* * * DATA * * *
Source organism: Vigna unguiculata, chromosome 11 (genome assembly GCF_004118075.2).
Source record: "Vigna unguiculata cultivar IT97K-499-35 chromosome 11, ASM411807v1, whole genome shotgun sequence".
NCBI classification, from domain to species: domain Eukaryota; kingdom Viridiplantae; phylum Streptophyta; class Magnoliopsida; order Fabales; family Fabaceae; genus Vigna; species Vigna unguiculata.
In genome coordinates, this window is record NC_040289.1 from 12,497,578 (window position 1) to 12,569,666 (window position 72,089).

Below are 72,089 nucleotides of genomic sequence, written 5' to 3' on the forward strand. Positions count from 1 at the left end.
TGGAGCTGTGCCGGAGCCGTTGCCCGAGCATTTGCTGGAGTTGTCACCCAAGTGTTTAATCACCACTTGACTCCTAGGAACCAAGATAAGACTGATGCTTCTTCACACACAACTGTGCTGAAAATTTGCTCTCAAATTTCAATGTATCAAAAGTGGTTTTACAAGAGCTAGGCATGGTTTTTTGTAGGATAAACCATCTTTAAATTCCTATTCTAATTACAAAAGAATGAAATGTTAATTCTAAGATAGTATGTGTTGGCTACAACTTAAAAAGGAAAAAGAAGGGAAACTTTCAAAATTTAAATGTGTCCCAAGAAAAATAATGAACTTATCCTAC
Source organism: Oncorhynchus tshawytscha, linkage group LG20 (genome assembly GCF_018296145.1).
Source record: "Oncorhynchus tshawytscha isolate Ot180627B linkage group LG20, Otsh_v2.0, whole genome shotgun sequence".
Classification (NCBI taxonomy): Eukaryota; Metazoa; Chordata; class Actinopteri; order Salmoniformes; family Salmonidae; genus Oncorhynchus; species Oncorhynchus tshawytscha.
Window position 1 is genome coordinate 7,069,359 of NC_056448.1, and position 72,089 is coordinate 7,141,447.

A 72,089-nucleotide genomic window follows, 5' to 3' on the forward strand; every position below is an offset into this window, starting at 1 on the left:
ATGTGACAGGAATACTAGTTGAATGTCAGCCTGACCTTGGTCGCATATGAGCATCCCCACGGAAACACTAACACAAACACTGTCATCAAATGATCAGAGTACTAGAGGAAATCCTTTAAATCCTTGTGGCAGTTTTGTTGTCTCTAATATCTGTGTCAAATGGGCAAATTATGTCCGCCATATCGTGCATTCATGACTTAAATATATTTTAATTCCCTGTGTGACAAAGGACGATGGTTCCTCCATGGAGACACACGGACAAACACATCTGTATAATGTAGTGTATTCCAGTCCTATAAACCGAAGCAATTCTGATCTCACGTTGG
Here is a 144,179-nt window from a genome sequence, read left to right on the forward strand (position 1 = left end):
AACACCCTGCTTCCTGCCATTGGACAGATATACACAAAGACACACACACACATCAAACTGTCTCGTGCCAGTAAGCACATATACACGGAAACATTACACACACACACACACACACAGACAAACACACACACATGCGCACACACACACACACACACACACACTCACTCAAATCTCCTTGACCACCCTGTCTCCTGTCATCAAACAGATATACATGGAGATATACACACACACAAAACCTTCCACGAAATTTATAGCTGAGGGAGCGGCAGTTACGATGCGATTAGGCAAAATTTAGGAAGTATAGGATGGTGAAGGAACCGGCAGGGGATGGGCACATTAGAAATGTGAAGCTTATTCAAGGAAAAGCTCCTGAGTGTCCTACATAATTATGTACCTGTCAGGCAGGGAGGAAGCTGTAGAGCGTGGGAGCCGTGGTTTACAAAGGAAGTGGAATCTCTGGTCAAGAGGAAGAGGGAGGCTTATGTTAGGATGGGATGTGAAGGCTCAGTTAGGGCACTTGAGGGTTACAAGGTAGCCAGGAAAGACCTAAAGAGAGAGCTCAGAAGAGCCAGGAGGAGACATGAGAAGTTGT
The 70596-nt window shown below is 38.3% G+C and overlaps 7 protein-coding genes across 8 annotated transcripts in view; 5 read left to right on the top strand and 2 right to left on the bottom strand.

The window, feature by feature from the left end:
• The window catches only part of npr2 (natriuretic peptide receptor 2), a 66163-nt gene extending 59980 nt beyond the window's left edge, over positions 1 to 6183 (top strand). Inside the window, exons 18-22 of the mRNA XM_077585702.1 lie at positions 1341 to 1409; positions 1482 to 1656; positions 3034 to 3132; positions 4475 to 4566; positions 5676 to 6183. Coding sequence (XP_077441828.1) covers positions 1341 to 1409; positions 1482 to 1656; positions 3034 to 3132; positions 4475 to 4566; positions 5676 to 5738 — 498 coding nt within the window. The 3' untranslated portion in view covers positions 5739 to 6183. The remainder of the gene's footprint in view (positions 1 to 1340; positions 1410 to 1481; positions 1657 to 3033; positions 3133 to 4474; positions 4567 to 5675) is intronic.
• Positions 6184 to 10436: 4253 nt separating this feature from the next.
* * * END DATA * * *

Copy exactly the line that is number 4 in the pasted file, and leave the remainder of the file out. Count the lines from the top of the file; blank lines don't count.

In genome coordinates, this window is record NC_040289.1 from 12,497,578 (window position 1) to 12,569,666 (window position 72,089).